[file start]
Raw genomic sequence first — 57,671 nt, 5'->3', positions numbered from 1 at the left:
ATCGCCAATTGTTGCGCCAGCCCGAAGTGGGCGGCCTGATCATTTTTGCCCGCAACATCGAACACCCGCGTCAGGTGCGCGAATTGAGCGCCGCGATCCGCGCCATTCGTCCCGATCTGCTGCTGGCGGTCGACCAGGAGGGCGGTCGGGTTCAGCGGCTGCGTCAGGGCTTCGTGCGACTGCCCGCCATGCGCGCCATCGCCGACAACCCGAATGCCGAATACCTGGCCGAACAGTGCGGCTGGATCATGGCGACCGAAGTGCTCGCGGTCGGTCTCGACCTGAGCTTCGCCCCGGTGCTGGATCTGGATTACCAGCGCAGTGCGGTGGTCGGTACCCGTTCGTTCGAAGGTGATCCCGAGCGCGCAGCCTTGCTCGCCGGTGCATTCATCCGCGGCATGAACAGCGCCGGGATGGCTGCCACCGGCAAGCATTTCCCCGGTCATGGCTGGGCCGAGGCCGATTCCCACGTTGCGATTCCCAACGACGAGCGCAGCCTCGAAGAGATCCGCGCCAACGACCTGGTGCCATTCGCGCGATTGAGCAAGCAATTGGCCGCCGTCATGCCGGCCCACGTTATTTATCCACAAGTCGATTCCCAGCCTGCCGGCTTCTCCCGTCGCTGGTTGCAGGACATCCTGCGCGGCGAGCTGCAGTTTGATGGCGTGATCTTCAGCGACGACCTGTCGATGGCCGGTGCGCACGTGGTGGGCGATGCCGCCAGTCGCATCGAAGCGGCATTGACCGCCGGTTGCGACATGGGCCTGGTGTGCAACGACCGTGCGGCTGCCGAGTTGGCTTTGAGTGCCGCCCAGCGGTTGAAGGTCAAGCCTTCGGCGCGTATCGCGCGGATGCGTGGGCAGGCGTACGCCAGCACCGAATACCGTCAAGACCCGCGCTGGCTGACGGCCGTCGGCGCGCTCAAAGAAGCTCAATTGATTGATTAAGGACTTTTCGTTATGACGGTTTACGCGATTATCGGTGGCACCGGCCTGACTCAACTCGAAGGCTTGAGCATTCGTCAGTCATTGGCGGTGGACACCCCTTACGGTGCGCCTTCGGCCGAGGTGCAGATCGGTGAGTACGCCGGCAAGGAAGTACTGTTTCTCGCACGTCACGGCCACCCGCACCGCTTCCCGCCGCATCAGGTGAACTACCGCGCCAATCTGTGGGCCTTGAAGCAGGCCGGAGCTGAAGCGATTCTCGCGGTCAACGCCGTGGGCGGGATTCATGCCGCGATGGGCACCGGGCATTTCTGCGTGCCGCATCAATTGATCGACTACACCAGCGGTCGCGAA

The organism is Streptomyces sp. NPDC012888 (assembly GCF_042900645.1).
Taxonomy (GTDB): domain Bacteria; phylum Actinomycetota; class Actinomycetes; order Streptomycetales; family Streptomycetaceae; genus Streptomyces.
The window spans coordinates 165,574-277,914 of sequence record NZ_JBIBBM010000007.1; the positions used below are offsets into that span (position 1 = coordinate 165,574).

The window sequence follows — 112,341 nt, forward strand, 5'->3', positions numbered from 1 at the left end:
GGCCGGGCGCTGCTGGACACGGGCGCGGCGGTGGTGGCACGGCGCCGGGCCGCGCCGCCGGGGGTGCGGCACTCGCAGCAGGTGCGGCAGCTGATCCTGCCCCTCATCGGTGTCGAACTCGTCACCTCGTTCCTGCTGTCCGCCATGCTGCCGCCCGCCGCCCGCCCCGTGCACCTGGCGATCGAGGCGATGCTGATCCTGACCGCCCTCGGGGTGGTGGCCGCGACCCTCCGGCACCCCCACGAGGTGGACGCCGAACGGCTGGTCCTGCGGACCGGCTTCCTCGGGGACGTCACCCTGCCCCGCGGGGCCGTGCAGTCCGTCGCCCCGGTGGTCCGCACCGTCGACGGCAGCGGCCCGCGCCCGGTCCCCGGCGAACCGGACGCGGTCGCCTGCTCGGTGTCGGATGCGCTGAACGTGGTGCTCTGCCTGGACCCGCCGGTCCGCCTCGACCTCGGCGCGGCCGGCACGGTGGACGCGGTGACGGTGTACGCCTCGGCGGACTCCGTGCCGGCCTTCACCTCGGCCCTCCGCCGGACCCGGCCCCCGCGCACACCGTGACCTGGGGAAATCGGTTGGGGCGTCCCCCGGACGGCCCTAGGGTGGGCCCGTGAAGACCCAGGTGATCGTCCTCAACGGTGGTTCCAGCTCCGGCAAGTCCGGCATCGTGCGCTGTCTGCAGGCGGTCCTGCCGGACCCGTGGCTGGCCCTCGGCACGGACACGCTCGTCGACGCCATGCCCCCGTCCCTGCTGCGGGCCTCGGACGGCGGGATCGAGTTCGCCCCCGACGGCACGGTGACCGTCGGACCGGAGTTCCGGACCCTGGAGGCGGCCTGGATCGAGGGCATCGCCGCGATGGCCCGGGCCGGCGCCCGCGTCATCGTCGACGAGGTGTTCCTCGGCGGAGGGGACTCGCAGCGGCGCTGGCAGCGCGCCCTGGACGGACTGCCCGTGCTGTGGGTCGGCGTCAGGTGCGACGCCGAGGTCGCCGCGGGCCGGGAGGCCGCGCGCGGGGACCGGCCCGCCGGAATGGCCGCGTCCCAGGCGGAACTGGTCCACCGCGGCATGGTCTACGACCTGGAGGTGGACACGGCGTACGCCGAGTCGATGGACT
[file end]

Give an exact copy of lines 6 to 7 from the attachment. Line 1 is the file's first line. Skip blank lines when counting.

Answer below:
The window sequence follows — 112,341 nt, forward strand, 5'->3', positions numbered from 1 at the left end:
GGCCGGGCGCTGCTGGACACGGGCGCGGCGGTGGTGGCACGGCGCCGGGCCGCGCCGCCGGGGGTGCGGCACTCGCAGCAGGTGCGGCAGCTGATCCTGCCCCTCATCGGTGTCGAACTCGTCACCTCGTTCCTGCTGTCCGCCATGCTGCCGCCCGCCGCCCGCCCCGTGCACCTGGCGATCGAGGCGATGCTGATCCTGACCGCCCTCGGGGTGGTGGCCGCGACCCTCCGGCACCCCCACGAGGTGGACGCCGAACGGCTGGTCCTGCGGACCGGCTTCCTCGGGGACGTCACCCTGCCCCGCGGGGCCGTGCAGTCCGTCGCCCCGGTGGTCCGCACCGTCGACGGCAGCGGCCCGCGCCCGGTCCCCGGCGAACCGGACGCGGTCGCCTGCTCGGTGTCGGATGCGCTGAACGTGGTGCTCTGCCTGGACCCGCCGGTCCGCCTCGACCTCGGCGCGGCCGGCACGGTGGACGCGGTGACGGTGTACGCCTCGGCGGACTCCGTGCCGGCCTTCACCTCGGCCCTCCGCCGGACCCGGCCCCCGCGCACACCGTGACCTGGGGAAATCGGTTGGGGCGTCCCCCGGACGGCCCTAGGGTGGGCCCGTGAAGACCCAGGTGATCGTCCTCAACGGTGGTTCCAGCTCCGGCAAGTCCGGCATCGTGCGCTGTCTGCAGGCGGTCCTGCCGGACCCGTGGCTGGCCCTCGGCACGGACACGCTCGTCGACGCCATGCCCCCGTCCCTGCTGCGGGCCTCGGACGGCGGGATCGAGTTCGCCCCCGACGGCACGGTGACCGTCGGACCGGAGTTCCGGACCCTGGAGGCGGCCTGGATCGAGGGCATCGCCGCGATGGCCCGGGCCGGCGCCCGCGTCATCGTCGACGAGGTGTTCCTCGGCGGAGGGGACTCGCAGCGGCGCTGGCAGCGCGCCCTGGACGGACTGCCCGTGCTGTGGGTCGGCGTCAGGTGCGACGCCGAGGTCGCCGCGGGCCGGGAGGCCGCGCGCGGGGACCGGCCCGCCGGAATGGCCGCGTCCCAGGCGGAACTGGTCCACCGCGGCATGGTCTACGACCTGGAGGTGGACACGGCGTACGCCGAGTCGATGGACT